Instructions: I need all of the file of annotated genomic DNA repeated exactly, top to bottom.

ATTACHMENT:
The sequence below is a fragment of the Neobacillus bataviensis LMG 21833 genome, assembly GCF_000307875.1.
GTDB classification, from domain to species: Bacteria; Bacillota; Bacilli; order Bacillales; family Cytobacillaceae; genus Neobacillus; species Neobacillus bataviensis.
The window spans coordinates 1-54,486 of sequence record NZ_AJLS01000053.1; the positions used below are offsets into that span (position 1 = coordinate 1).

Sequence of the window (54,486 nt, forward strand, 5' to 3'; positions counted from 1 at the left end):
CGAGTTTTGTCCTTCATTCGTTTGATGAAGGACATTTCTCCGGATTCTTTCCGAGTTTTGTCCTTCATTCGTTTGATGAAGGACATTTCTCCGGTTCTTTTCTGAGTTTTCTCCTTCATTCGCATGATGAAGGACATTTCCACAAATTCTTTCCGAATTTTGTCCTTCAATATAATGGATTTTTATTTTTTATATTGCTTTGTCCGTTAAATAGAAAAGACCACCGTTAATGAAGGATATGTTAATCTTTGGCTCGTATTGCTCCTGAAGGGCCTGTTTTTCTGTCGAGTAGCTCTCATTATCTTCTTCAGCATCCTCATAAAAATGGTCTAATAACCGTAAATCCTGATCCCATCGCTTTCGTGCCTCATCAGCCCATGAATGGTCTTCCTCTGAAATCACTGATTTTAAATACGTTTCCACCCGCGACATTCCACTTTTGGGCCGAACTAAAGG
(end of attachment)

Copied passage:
The sequence below is a fragment of the Neobacillus bataviensis LMG 21833 genome, assembly GCF_000307875.1.
GTDB classification, from domain to species: Bacteria; Bacillota; Bacilli; order Bacillales; family Cytobacillaceae; genus Neobacillus; species Neobacillus bataviensis.
The window spans coordinates 1-54,486 of sequence record NZ_AJLS01000053.1; the positions used below are offsets into that span (position 1 = coordinate 1).

Sequence of the window (54,486 nt, forward strand, 5' to 3'; positions counted from 1 at the left end):
CGAGTTTTGTCCTTCATTCGTTTGATGAAGGACATTTCTCCGGATTCTTTCCGAGTTTTGTCCTTCATTCGTTTGATGAAGGACATTTCTCCGGTTCTTTTCTGAGTTTTCTCCTTCATTCGCATGATGAAGGACATTTCCACAAATTCTTTCCGAATTTTGTCCTTCAATATAATGGATTTTTATTTTTTATATTGCTTTGTCCGTTAAATAGAAAAGACCACCGTTAATGAAGGATATGTTAATCTTTGGCTCGTATTGCTCCTGAAGGGCCTGTTTTTCTGTCGAGTAGCTCTCATTATCTTCTTCAGCATCCTCATAAAAATGGTCTAATAACCGTAAATCCTGATCCCATCGCTTTCGTGCCTCATCAGCCCATGAATGGTCTTCCTCTGAAATCACTGATTTTAAATACGTTTCCACCCGCGACATTCCACTTTTGGGCCGAACTAAAGG